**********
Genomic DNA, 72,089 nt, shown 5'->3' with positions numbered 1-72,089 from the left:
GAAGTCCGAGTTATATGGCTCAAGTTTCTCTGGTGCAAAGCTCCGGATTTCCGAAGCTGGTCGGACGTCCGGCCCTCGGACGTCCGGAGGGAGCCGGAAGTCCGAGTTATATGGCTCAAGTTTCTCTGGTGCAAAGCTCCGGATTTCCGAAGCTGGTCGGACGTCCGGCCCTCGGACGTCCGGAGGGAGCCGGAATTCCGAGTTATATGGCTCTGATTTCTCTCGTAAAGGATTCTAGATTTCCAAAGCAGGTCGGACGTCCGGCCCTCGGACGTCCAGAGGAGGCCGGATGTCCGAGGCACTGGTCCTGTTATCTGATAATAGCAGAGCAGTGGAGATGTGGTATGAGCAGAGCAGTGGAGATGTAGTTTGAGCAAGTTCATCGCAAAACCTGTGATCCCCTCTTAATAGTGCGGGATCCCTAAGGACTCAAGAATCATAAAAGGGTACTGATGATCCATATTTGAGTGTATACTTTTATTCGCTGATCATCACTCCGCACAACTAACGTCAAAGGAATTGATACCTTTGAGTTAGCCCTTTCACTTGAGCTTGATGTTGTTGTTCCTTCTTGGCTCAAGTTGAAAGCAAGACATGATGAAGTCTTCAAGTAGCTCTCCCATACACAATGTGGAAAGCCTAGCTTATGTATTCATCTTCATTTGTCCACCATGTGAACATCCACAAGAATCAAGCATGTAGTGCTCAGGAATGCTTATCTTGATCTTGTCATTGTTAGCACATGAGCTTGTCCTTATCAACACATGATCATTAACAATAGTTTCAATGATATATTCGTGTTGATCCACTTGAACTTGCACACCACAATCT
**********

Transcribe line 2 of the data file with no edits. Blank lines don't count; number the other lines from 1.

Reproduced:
GAAGTCCGAGTTATATGGCTCAAGTTTCTCTGGTGCAAAGCTCCGGATTTCCGAAGCTGGTCGGACGTCCGGCCCTCGGACGTCCGGAGGGAGCCGGAAGTCCGAGTTATATGGCTCAAGTTTCTCTGGTGCAAAGCTCCGGATTTCCGAAGCTGGTCGGACGTCCGGCCCTCGGACGTCCGGAGGGAGCCGGAATTCCGAGTTATATGGCTCTGATTTCTCTCGTAAAGGATTCTAGATTTCCAAAGCAGGTCGGACGTCCGGCCCTCGGACGTCCAGAGGAGGCCGGATGTCCGAGGCACTGGTCCTGTTATCTGATAATAGCAGAGCAGTGGAGATGTGGTATGAGCAGAGCAGTGGAGATGTAGTTTGAGCAAGTTCATCGCAAAACCTGTGATCCCCTCTTAATAGTGCGGGATCCCTAAGGACTCAAGAATCATAAAAGGGTACTGATGATCCATATTTGAGTGTATACTTTTATTCGCTGATCATCACTCCGCACAACTAACGTCAAAGGAATTGATACCTTTGAGTTAGCCCTTTCACTTGAGCTTGATGTTGTTGTTCCTTCTTGGCTCAAGTTGAAAGCAAGACATGATGAAGTCTTCAAGTAGCTCTCCCATACACAATGTGGAAAGCCTAGCTTATGTATTCATCTTCATTTGTCCACCATGTGAACATCCACAAGAATCAAGCATGTAGTGCTCAGGAATGCTTATCTTGATCTTGTCATTGTTAGCACATGAGCTTGTCCTTATCAACACATGATCATTAACAATAGTTTCAATGATATATTCGTGTTGATCCACTTGAACTTGCACACCACAATCT